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Agrimony is a member of the rose family, native to Europe, and is highly astringent and tonic. It is harvested when flowering in summer. It is a valuable wound herb, and was once much used as a remedy on medieval battlefields. Culpeper recommended it for gout "used outwardly in an oil or ointment, or inwardly, in a syrup or juice."
The word agrimony comes from a Greek word describing plants which healed the eyes. The species name Eupatoria has regal associations to the ancient King of Pontus, Mithridates Eupator (d. 63bc), in northern Turkey, who was said to have had a profound knowledge of plant lore.
Elemental Ruler: Air
Zodiac house: Cancer
Planet: Jupiter (optimism, opportunity, health, expansion, finances, wealth, idealism, justice)
Magical Powers: Protection against evil, goblins and poison. Returns spells to their sender, use as a wash or oil in countering negative energies and cleansing auras - banish negative spirits, exorcisms, burned as incense to restore peace and balance. Use if you feel under psychic attack. Promotes sleep, excellent in dream pillows mixed with mugwort.
Folk names: Church Steeples, Cocklebur, Garclive, Philanthropos, Sticklewort, Stickwort
Specific uses: Yellowing of the eyes was diagnosed by the early Greek physicians, as by modern physicians, as symptomatic of a liver disorder. The herb is an effective remedy for jaundice and liver complaints. Agrimony tones and strengthens the digestive system and liver. The leaves and flowers emit a pleasing apricot-like aroma for which purpose the herb is much used by Europeans as a refreshing tea. As a tea or tincture for indigestion, heartburn, diarrhea, and liverish feelings. Especially helpful for people suffering from food allergies - on a long-term basis.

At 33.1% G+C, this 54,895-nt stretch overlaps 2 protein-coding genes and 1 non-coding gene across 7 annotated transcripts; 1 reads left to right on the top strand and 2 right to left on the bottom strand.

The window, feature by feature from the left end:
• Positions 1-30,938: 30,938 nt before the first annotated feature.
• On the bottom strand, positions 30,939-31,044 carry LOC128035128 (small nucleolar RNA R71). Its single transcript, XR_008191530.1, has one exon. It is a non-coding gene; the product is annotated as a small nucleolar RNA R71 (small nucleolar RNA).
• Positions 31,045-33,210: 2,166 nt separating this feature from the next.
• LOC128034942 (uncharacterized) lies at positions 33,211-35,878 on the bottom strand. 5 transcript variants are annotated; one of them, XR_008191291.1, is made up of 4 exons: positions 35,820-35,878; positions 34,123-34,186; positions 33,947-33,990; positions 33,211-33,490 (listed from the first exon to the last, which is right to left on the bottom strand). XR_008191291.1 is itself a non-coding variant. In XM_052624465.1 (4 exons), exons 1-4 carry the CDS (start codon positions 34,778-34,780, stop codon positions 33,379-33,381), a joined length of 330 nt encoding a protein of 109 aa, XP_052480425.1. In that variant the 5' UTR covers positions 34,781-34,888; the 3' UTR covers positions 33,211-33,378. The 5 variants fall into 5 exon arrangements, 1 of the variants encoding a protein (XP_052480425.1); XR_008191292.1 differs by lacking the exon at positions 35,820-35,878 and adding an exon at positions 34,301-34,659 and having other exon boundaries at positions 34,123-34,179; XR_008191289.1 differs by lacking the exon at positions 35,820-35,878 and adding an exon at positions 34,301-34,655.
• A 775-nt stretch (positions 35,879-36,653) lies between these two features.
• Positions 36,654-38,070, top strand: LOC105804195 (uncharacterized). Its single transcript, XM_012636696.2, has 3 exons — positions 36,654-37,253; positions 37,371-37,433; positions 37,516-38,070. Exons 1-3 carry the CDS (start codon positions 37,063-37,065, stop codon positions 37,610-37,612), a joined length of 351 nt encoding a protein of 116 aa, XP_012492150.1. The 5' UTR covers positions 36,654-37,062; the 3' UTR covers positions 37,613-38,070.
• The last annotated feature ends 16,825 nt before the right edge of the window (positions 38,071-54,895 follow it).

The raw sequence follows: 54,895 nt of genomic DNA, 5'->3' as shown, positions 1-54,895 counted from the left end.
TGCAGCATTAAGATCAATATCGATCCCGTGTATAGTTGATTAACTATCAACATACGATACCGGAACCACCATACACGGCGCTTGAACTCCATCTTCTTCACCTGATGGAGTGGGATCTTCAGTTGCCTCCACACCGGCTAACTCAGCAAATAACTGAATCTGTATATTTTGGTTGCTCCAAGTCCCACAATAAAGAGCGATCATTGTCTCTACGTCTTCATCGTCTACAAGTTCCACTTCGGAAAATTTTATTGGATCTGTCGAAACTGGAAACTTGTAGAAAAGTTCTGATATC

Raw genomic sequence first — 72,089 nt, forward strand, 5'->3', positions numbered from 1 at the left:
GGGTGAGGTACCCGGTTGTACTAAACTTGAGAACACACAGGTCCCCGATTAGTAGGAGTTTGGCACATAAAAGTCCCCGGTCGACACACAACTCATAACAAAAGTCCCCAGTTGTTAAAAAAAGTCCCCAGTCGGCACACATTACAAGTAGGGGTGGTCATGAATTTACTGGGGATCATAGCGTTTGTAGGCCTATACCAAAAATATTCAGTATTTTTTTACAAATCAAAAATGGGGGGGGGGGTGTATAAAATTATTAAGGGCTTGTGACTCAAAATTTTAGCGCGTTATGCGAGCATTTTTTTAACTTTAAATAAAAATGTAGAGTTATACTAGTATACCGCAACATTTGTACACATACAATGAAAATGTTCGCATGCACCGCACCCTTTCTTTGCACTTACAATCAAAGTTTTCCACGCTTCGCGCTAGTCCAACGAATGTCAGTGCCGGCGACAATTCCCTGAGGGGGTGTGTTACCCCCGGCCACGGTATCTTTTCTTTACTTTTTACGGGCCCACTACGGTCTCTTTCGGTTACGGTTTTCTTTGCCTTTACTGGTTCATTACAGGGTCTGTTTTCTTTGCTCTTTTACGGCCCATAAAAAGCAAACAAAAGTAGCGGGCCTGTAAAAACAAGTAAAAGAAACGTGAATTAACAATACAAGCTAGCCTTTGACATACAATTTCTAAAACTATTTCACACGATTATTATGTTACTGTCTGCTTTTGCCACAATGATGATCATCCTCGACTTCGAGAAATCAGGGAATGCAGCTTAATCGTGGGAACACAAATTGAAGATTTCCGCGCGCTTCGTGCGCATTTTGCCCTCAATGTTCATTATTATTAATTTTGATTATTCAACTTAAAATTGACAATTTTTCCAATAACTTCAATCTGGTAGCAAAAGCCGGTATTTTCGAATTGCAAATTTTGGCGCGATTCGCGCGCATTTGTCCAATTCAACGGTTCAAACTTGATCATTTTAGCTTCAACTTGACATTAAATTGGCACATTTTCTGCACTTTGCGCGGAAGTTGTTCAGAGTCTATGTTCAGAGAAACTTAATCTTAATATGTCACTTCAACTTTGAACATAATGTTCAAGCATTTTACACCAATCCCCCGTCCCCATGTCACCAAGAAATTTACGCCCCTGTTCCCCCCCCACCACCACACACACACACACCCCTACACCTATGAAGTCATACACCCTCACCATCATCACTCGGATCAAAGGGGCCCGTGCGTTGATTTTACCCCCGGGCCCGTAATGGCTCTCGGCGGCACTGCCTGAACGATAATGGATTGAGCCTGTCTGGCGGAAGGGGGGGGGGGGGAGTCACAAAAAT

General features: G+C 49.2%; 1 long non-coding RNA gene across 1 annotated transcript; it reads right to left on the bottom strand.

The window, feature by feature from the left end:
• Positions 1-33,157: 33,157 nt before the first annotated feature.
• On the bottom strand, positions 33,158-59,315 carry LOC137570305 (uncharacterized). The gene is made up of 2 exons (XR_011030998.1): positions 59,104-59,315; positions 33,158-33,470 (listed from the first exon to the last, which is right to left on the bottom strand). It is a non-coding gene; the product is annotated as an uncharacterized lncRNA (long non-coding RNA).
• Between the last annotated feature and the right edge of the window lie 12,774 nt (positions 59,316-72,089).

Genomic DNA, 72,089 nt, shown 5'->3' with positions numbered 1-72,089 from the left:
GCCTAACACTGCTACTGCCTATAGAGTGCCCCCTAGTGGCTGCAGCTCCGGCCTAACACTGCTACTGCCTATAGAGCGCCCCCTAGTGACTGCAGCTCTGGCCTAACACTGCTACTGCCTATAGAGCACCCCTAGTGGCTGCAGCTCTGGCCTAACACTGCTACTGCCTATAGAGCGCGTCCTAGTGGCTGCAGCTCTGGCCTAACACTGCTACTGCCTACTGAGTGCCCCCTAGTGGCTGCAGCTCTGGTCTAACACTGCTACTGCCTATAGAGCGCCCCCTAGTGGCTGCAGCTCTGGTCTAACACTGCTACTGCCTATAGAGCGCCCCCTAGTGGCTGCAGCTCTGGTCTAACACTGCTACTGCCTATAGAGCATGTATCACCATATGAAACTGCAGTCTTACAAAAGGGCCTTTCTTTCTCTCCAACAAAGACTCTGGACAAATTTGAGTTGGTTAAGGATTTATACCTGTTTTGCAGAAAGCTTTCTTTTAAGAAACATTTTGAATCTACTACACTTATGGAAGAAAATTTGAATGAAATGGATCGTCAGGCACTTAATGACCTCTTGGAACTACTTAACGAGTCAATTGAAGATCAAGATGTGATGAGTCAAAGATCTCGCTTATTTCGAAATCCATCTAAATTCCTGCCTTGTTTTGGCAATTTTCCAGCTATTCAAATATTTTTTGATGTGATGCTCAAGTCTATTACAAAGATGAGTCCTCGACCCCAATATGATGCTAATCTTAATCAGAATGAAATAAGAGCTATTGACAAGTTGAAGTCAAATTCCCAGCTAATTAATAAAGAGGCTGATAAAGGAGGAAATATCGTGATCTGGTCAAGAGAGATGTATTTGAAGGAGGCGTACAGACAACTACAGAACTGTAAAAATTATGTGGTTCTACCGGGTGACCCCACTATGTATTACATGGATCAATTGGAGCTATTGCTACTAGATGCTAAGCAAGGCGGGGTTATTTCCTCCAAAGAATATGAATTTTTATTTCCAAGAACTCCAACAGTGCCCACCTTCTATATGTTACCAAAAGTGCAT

Like many astringent herbs, agrimony can be helpful for diarrhea. It can effectively stop bleeding from cuts and encourages clot formation, taken internally eases heavy menstrual bleeding. With St John's Wort and horsetail for bedwetting and chronic cystitis. Other uses include as a lotion for the cleansing of wounds and as an eyewash for sore and inflamed eyes.
Caution: May aggravate constipation, but otherwise a safe and gentle herb to use.
Agrimony Herb Cut$1.65 per ounce
References may include information from one or more of the following books:
Harris, Ben Charles. The Compleat Herbal. New York. Larchmont Books, 1978.
Chevallier, Andrew. The Encyclopedia of Medicinal Plants. Dorling Kindersley, 1996.
Moura, Ann. Green Magic. Woodbury. Llewellyn Publications, 2007.
Ody, Penelope. Home Herbal. London: Dorling Kindersley, 1995.
Shealy, C. Norman. The Illustrated Encyclopedia of Natural Remedies. Element Books, 1998.
Cunningham, Scott. Magical Herbalism. St Paul. Llewellyn Publications, 2000.
Medical Disclaimer: We do not prescribe homeopathic items
and herbal applications. They are presented here with information
from the growers and other traditional sources as to usage.
As individuals may respond differently to herbs and body care products,
please read the information and be selective. If in doubt, contact your
professional health care or holistic care practitioner.